Story by Tim Seeley
Art by Mike Norton
Colors by Mark Englert
Review by Joey Braccino
Tim Seeley and Mike Norton’s Revival has been getting a ton of buzz over the last year. The self-proclaimed “rural noir” from Image revolves around a series of strange “revivals” (re: THE DEAD HAVE RISEN!) in a small Wisconsin town. With issue #6, Seeley and Norton deal with the aftermath of the revival event and its impact in the popular media and surrounding communities. Image marketed this issue as the perfect jumping-on point for new readers, which appealed to me because, well, I’ve never read an issue of Revival before and I’m totally into independent comics series with innovative, genre-bending, original concepts.
Thankfully, Image was right. For the most part, issue #6 catches new readers up to the events of the first story arc while still pushing the intrigue and characters forward. The last few pages, however, bring in a handful of characters and storybeats that I as a new reader was unfamiliar with and, as a result, probably missed out on some of the intended shock and awe, but overall I was able to follow along and get a feel for the primary characters and the consequences of the revival event.
At the start, Seeley uses a news broadcast as a framing device to recap the story so far. The dead have risen in rural Wisconsin, and the story has broken in the mainstream media. Seeley cycles through his large cast of characters—intrepid and conflicted rookie reporter May Tao, Officer Dana Press, her partner Ramin, her reviver sister Martha—in a montage of sequences that provide glimpses into both their respective personalities as well as the affects of the revival event on each. In doing so, Seeley also reveals the multiple genres that he infuses into Revival: conspiracy-thriller, cop-procedural, horror. It’s all fascinating, and it all comes together as a fantastic tease for the overall series.
The final sequence sees Dana pay a visit to an older character named Anders. This is where Seeley moves away from recapping and moves his ongoing story forward. I’m sure continuing readers will grasp (and be shocked by) the events of these final pages, but new readers will have a hard time following along. Not that this is a criticism of the book—if anything, this sequence made me want to pick up issues 1 through 5 to really grasp the weight of the situation. Which, after reading this issue, I will be sure to do.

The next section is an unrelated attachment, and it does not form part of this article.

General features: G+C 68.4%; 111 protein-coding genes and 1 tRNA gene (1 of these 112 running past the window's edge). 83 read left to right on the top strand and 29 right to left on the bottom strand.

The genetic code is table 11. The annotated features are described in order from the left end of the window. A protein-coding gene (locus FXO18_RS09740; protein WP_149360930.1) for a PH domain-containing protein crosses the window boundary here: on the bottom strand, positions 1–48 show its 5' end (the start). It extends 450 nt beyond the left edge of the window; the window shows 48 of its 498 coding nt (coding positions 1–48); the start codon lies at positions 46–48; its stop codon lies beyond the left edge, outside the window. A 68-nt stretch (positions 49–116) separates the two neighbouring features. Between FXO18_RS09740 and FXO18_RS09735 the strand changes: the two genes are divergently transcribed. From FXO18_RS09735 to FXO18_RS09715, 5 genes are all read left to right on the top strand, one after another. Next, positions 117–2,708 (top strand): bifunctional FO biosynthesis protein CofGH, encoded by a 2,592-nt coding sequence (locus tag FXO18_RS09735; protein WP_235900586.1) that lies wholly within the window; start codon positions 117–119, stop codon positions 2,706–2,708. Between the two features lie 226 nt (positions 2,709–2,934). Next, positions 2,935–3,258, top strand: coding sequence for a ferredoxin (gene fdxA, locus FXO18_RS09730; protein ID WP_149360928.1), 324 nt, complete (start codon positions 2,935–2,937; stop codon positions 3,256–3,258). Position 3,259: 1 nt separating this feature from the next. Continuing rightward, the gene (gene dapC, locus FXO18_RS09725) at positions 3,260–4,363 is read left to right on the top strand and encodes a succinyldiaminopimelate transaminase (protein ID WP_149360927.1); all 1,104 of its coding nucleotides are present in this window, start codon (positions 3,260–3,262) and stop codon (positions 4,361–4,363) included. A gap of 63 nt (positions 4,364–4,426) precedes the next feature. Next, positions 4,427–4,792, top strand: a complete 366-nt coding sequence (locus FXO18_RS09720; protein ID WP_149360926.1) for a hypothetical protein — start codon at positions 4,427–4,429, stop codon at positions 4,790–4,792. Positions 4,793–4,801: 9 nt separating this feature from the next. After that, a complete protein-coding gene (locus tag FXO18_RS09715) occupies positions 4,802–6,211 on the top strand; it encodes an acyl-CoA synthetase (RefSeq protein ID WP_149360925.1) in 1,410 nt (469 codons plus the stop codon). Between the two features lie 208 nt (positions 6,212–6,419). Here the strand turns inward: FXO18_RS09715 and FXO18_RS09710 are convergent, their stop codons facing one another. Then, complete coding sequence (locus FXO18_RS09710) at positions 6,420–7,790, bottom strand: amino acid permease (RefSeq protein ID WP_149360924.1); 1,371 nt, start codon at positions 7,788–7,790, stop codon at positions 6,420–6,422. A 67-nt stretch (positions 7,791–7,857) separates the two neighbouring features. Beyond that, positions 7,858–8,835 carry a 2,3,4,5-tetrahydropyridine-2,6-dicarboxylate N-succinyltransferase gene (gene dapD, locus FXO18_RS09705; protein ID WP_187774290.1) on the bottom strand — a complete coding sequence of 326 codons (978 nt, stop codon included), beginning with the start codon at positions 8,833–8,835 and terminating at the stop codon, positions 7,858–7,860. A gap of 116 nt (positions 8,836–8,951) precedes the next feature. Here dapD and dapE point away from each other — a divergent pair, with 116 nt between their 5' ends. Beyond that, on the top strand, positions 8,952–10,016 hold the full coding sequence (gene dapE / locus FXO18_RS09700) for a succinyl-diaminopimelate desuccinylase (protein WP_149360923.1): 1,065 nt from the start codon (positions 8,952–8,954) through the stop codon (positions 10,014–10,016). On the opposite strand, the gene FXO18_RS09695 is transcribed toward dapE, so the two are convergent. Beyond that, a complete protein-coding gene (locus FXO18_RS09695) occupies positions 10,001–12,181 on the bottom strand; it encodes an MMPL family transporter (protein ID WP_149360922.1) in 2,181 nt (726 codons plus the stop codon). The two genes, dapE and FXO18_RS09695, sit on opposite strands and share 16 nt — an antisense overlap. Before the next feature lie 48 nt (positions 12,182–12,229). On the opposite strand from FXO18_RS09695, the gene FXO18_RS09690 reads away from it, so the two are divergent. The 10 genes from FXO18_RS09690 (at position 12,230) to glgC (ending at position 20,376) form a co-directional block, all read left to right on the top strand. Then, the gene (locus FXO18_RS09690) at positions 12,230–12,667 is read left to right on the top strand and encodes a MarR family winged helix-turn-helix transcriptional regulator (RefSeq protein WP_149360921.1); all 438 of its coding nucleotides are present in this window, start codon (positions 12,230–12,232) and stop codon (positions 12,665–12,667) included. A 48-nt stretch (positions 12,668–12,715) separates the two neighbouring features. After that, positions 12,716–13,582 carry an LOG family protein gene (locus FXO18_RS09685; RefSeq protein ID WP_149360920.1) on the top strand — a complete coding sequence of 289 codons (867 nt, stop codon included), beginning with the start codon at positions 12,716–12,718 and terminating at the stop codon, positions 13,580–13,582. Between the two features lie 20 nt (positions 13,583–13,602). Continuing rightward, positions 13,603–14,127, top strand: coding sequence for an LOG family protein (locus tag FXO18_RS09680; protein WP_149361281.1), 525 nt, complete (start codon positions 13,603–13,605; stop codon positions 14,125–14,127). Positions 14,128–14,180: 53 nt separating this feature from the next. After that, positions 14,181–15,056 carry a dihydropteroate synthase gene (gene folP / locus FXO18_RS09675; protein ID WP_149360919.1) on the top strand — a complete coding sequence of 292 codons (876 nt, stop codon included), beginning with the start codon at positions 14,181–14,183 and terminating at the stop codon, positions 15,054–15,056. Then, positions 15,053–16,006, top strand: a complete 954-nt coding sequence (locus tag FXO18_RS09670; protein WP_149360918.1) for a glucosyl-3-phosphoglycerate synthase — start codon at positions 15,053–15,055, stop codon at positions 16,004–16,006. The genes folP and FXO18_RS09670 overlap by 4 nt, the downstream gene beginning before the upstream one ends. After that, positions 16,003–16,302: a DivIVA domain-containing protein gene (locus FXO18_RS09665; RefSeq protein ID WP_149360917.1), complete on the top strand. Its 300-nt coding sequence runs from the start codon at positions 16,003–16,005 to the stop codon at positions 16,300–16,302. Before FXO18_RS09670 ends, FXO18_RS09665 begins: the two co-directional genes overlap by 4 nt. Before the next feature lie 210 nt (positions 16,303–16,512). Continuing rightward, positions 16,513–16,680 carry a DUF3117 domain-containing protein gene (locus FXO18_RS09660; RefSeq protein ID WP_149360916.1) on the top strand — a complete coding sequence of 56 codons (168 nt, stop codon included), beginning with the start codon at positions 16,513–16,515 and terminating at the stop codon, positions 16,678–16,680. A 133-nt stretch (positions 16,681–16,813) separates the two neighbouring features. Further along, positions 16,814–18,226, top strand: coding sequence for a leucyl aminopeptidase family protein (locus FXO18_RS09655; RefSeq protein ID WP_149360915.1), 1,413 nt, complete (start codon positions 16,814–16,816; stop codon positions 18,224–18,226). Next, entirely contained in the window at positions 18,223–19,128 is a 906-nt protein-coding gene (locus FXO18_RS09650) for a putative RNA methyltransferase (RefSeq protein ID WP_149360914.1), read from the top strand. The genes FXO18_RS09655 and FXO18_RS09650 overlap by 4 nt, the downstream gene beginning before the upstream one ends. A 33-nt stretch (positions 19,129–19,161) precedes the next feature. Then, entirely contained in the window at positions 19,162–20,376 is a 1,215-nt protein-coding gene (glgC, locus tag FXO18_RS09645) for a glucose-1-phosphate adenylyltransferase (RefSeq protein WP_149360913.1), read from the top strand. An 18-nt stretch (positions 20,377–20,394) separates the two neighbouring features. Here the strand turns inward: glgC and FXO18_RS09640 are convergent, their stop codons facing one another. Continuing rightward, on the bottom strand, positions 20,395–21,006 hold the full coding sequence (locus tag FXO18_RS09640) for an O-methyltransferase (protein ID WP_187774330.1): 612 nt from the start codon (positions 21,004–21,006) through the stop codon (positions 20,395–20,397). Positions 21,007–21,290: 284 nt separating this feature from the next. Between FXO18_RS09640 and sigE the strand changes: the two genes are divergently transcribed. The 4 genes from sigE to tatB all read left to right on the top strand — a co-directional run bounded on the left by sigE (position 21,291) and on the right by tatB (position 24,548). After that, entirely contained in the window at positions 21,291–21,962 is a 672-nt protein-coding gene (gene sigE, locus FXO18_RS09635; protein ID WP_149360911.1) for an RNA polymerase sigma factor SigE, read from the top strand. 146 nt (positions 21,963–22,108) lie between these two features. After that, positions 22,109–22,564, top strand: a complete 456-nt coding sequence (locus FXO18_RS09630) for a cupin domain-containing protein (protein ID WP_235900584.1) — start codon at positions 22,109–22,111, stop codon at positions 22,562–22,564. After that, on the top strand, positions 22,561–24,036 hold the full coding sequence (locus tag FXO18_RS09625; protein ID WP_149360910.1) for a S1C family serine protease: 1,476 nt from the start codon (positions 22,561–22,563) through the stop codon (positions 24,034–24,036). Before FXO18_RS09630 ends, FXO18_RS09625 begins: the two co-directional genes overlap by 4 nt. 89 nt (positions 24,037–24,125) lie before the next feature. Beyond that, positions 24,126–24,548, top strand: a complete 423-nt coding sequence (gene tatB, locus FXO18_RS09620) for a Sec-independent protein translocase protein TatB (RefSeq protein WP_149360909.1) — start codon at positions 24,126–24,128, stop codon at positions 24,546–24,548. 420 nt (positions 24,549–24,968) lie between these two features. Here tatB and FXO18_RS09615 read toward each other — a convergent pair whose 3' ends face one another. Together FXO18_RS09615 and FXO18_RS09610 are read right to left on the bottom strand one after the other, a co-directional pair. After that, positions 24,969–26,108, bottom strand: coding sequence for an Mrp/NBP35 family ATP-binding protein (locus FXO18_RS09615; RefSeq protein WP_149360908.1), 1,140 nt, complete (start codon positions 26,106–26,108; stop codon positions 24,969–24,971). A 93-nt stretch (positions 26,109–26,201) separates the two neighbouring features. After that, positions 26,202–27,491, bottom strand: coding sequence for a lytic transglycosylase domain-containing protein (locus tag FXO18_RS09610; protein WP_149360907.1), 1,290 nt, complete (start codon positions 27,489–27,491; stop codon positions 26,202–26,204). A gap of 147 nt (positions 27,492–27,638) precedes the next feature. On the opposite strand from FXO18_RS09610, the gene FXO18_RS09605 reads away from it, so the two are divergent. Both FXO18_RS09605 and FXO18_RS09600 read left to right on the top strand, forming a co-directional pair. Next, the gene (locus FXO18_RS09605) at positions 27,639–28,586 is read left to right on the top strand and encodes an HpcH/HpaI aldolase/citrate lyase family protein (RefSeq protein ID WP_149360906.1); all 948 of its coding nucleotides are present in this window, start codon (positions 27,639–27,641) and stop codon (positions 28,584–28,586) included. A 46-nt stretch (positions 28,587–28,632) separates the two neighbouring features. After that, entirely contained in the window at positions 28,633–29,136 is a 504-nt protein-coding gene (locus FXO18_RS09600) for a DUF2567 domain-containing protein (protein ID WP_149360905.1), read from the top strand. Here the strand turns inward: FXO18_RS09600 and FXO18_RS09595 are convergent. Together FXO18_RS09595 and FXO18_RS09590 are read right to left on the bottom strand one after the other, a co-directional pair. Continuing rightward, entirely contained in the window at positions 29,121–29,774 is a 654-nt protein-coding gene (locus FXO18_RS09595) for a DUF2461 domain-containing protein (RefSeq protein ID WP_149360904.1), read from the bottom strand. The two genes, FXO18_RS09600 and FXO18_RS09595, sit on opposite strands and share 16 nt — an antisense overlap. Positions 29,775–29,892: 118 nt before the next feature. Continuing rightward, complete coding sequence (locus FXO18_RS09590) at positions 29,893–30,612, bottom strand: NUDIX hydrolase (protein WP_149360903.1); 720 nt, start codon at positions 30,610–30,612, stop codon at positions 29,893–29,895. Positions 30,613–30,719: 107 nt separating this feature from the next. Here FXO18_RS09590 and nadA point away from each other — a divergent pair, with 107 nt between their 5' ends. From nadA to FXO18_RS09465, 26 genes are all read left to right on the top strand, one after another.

Regardless of the accessibility of the script, Mike Norton’s artwork on this book is stunning. The naturalism of Norton’s pencils perfectly reflects the “rural noir” intentions of the series. It is deceptively simple, especially in the moments right before some sort of haunting spectre, mangled corpse, or pallid reviver hits the panels. Again, I return to this idea of genre-bending. While this sort of creativity is tough enough for the writer, the burden on the artist to combine and blend different visual tropes is also a challenge. Norton performs stunningly, particularly in the aforementioned final sequence. I may not have known what was going on, but I felt the tension through Norton’s wonderfully illustrated and decompressed visuals.
Buy it. Even if you haven’t been reading Revival (like me), issue #6 is the perfect jumping on point. Tim Seeley does an admirable job satisfying new readers with plot and thematic recaps as well as moving the story forward for continuing readers. The tension is ever present and the horror and conspiracy ever bubbling below the panels. And, most importantly, Mike Norton’s artwork is awesome. Buy.